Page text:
Within the realm of DSPy, when tasks are allocated to LMs, specificity in behavior is expressed through Signatures. A Signature encapsulates a declarative representation of an input/output behavioral pattern associated with a DSPy module.

Unlike expending effort on guiding an LLM through sub-tasks, Signatures empower DSPy users to elucidate the nature of the sub-task. Subsequently, the DSPy compiler takes on the responsibility of devising intricate prompts tailored for a large LM or fine-tuning a smaller LLM, all in line with the specified Signature, the provided data, and the existing pipeline.

A Signature comprises three fundamental constituents:

1) A concise delineation of the sub-task addressed by the LM.

2) Elaboration on one or more input fields (e.g., input question) that will serve as inputs for the LM.

3) Explanation of one or more output fields (e.g., question’s answer) expected to be generated by the LM.

The following code illustrates a signature based on the ChainOfThought module with quite a few controls:

class GenerateSearchQuery(dspy.Signature):
"""Write a simple search query that will help answer a complex question."""

context = dspy.InputField(desc="may contain relevant facts")
question = dspy.InputField()
query = dspy.OutputField()

### inside your program's __init__ function
self.generate_answer = dspy.ChainOfThought(GenerateSearchQuery)

II. Enabling Program Optimization via dspy.teleprompt.

Compilation is at the center of the DSPy experience.

Compiling hinges on three pivotal factors: a potentially compact training dataset, a validation metric, and the selection of a teleprompter from DSPy’s repertoire. These teleprompters, embedded within DSPy, are potent optimizers capable of mastering the art of formulating impactful prompts tailored to any program’s modules. (The “tele-” prefix in “teleprompter” implies “at a distance,” referencing the automatic nature of prompting.)

Remarkably, DSPy’s demands for labeling are notably modest. Consider an example retrieve augmented generation(RAG) pipeline: even a handful of instances containing questions and their human-annotated answers could suffice. Even when encompassing multiple intricate stages, as exemplified in the basic RAG model comprising context retrieval, a chain of thought, and the ultimate answer, labels are only mandated for the initial query and the final response. DSPy ingeniously extrapolates intermediate labels necessary to support the entire pipeline. Should modifications be made to the pipeline structure, the bootstrapped data will dynamically evolve to align with the altered setup.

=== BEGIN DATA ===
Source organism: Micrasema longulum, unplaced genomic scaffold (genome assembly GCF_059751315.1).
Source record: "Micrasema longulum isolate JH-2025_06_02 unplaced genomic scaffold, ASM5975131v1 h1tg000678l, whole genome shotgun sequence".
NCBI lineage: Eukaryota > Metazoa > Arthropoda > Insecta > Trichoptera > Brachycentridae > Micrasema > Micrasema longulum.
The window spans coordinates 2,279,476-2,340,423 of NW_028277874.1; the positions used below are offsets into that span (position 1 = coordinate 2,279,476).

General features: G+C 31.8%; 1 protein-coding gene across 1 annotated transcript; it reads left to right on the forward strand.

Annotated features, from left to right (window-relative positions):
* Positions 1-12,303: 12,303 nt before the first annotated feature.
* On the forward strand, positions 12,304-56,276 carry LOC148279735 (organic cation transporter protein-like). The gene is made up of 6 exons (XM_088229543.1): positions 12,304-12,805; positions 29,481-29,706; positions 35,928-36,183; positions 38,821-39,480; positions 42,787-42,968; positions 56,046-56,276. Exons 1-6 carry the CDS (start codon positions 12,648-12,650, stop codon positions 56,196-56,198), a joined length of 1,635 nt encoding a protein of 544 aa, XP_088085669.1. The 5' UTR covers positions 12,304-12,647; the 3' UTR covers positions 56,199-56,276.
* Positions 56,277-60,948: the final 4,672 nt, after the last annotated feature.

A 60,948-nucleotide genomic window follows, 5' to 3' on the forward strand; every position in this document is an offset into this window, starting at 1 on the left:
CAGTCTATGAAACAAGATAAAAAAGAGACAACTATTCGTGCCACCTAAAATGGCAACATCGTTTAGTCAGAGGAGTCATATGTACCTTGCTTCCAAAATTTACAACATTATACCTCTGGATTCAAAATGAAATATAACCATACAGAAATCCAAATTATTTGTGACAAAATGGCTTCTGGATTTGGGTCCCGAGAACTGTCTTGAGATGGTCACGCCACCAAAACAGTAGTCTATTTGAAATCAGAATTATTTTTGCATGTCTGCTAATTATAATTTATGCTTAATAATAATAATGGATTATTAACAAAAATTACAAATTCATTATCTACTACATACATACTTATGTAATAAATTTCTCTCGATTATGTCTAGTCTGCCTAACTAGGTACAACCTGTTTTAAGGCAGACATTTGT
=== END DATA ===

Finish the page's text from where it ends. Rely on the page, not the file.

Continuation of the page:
An instance of the RAG training set could be structured as follows:

my_rag_trainset = [
question="Which award did Gary Zukav's first book receive?",
answer="National Book Award"

following that, articulating validation criteria is imperative. This logic imposes constraints on program behavior or module performance. For instance, a validation function for RAG might involve a check as depicted:

def validate_context_and_answer(example, pred, trace=None):
answer_match = example.answer.lower() == pred.answer.lower()
context_match = any((pred.answer.lower() in c) for c in pred.context)
return answer_match and context_match

Distinct teleprompter options come with varied trade-offs related to cost optimization versus quality enhancement. In the context of RAG, a choice could be the straightforward BootstrapFewShot teleprompter. This involves initializing the teleprompter itself with a custom validation function (such as my_rag_validation_logic) and subsequently conducting compilation against a designated training set (my_rag_trainset).

from dspy.teleprompt import BootstrapFewShot
teleprompter = BootstrapFewShot(metric=my_rag_validation_logic)
compiled_rag = teleprompter.compile(RAG(), trainset=my_rag_trainset)

When utilizing the compiled RAG instance, it ushers in a phase of invoking the LM with intricate prompts. These prompts incorporate concise demonstrations of chain-of-thought retrieval-augmented question answering, all tailored to the unique dataset in use.

DSPy is still in super early stages but already highlights quite a few promising ideas. A simple and consistent programming model that resembles the PyTorch experience and a modular experience allows LMP developers to build quite sophisticated experiences. I hope that DSPy evolves from this initial stage to a stack that can match LangChain and LlamaIndex because a lot of the ideas of the framework are definitely needed in the LMP space.